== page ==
Their Library: Dan Mangan

Literary influences explored...

In his native Canada, Dan Mangan is already a celebrated songwriter.

An analytic eye, combined with soothing acoustic textures have brought Dan Mangan across the board acclaim. Nominated for the Polaris Prize – Canada’s equivalent of the Mercury – the songwriter is now beginning to charm European audiences.

New album ‘Oh Fortune’ could be the tipping point. Dan Mangan’s second UK release in under 12 months, it finds the Canadian artist striking while the iron is hot.

Asking the songwriter about his literary influences, ClashMusic asked Dan Mangan to enter Their Library. Sending across a few questions as a guideline, what was received was an in-depth introduction to his output.

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The biggest tragedy of me touring all the time is that I get carsick if I read in the van (or vansick?). Some of the guys in my band car tear through books on tour, and I’m stuck trying to find a decent position to pretend to sleep in. I used to read all the time, and now it seems like a luxurious thing to do in my spare time – selfish, almost. Like watching a movie when I should be attending to interviews (*ahem*) or playing music. That being said, I keep going back to literary references, both in my music and otherwise. I respect books a lot. I want people, especially kids, to read lots of books.

I’m incredibly impressed by Kurt Vonnegut and George Orwell. I know that a lot of people like them. And for good reason. They both have this way of pinning humanity in short jabs, meanwhile not placing themselves above the masses. They understand all too well how they’re also culprit to all the crap they’re shedding light on, which makes it even more enlightening. Reflexive intellect. They undress the proverbial emperor, down to his ugly birthmark and weird-looking genitalia. And all the while, you imagine that they would love most passionately, fight most tenaciously, give most generously and live most humbly.

There are moments when Sacha Baron Cohen manages this. In between the gratuitous shock-factor gags are these moments of reflecting back at us the worst parts of our societal personality. We laugh because we recognize it in us, then we realize how absurd we are – not for laughing, but for being so transparent in our foibles. The danger is that some people won’t get it – they’ll think it’s just funny to make fun of people from countries we can’t pronounce the name of. But those people are idiots. A good artist forces us to look at the ugly in us, so that we understand it and know that it exists, and so that we may attempt to stray from it and be good to each other in spite of it.

I remember the first time I read Vonnegut’s Cat’s Cradle. My teenaged mind was blown. There are so many layers to Vonnegut’s introspection, you imagine some of it must be accidental. I had the same response to 1984. How could anybody possibly have the wherewithal to create such a masterpiece? The same intense response can happen with music, but music is based on impulse. A good “take” in the studio is result of the honesty in that moment and where it sends us sonically and emotionally. When it comes to novels, there is so much deliberation in the words, and I can’t imagine ever being smart enough to write a decent one. Perhaps that’s why I respect books so much.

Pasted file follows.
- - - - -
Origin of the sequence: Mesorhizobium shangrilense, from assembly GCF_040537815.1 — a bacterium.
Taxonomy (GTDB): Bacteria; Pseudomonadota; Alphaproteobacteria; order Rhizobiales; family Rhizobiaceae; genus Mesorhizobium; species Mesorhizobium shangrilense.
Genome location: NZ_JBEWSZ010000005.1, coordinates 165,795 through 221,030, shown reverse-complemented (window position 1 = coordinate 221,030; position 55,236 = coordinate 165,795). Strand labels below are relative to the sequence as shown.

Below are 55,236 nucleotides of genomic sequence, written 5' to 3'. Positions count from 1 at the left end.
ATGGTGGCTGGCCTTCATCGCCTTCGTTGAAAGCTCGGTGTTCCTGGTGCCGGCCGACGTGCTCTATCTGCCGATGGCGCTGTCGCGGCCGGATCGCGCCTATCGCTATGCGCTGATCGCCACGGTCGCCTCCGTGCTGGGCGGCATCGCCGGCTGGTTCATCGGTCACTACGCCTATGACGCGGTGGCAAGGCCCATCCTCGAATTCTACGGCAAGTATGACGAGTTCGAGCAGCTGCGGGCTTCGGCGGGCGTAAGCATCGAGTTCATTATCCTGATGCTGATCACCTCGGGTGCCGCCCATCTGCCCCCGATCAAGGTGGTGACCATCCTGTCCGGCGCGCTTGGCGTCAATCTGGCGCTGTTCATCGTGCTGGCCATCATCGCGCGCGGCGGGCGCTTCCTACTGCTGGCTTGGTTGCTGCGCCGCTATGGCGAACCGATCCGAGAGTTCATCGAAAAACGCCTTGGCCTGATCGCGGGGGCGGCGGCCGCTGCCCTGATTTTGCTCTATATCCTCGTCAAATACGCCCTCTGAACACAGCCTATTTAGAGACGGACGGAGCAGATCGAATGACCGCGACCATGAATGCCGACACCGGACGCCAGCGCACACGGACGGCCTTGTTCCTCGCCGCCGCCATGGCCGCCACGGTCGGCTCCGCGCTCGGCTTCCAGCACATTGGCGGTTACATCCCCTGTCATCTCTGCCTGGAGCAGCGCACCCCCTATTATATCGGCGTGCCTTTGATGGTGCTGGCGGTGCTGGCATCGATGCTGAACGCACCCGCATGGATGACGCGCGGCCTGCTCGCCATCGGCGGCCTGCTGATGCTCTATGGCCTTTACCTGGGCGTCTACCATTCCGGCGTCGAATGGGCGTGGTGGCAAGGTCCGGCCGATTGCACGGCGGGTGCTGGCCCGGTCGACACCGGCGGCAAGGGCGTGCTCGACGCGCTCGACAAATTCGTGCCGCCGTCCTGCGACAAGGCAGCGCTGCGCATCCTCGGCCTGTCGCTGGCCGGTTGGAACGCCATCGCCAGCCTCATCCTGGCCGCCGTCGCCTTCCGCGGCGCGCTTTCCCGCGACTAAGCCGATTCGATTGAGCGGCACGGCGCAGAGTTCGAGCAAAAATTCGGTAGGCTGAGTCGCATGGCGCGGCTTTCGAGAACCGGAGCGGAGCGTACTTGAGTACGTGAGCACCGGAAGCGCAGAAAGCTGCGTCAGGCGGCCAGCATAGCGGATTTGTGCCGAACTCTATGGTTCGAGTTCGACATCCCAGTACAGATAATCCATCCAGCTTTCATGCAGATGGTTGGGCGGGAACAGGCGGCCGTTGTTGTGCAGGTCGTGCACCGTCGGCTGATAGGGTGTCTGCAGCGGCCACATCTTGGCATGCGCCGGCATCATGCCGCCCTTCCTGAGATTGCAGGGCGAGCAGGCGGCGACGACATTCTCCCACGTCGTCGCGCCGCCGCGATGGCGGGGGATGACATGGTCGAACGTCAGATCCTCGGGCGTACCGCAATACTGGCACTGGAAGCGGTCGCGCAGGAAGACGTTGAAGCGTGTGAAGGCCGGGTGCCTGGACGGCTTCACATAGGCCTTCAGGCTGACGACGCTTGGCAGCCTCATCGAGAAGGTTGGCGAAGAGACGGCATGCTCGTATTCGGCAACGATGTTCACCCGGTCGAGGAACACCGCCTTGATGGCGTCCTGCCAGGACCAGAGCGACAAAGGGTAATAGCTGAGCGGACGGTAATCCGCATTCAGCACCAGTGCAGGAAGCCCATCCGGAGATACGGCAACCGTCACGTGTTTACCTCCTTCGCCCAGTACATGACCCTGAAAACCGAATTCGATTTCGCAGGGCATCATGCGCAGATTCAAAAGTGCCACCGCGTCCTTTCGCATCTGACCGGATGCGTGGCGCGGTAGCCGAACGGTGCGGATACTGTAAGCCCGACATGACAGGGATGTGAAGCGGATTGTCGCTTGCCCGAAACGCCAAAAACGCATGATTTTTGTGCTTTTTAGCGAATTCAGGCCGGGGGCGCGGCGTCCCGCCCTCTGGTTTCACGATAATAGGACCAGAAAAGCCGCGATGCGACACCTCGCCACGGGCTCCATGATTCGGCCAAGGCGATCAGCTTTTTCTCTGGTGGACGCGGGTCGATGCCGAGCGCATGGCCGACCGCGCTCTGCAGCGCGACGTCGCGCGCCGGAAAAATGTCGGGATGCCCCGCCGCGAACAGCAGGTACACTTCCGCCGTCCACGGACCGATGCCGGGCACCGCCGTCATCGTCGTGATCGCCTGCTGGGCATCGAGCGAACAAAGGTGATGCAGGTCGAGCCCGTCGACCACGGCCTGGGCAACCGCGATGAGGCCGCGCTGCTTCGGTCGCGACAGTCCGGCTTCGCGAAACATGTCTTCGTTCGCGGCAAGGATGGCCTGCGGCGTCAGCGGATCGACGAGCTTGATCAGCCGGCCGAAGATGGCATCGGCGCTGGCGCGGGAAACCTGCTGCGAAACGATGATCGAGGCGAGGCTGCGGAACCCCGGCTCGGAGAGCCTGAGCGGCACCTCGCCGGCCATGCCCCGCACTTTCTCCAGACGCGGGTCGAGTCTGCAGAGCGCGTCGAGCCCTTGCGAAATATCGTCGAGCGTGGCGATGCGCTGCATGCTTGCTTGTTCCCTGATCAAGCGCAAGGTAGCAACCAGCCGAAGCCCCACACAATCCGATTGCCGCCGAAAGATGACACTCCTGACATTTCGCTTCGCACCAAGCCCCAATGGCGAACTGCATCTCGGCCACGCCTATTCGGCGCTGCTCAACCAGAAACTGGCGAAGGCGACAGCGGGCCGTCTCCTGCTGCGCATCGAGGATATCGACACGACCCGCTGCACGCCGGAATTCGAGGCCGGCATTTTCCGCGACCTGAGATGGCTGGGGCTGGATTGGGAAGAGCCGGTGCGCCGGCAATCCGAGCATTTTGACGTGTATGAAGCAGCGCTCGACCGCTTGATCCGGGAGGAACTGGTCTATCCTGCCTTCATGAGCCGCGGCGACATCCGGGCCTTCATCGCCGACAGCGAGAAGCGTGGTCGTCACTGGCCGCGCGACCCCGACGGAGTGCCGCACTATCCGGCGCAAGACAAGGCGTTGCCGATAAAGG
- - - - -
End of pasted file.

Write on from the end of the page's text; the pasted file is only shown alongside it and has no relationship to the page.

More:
I appreciate questions. Especially when they’re not necessarily posed as questions. I studied literature in university, and took a lot of different types of courses. It wasn’t until the third year of school that I realized that it wasn’t about learning facts or quotable phrases or gaining skills to get a job. Being a student in the truest sense is about learning to ask questions and understanding that there are many ways to perceive anything and everything.

I get so much inspiration from books because they cause me to look outside of myself, my surroundings, my environment, my perception, and attempt to understand the world from another perspective – to question my motives, my understandings, my biases. I also like reading my thoughts exactly, but articulated by somebody else better than I’d be able to. That’s fun. The moment where you have to put a book down because it’s filling your head with so many thoughts and ideas and all you want to do is talk about it with somebody. I guess that’s why they have “book clubs”.

I want goosebumps as many times as possible before I die. Books help me get there. So does music. Books and music go together well. I want everyone to do awesome things and then die gracefully without regrets. Maybe I read that in a book once.

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Dan Mangan is set to release ‘Oh Fortune’ on Monday (December 5th). The Canadian artist has also confirmed the following show:

8 London Cargo (End Of The Road Christmas Party)

Click here to buy tickets for Dan Mangan!

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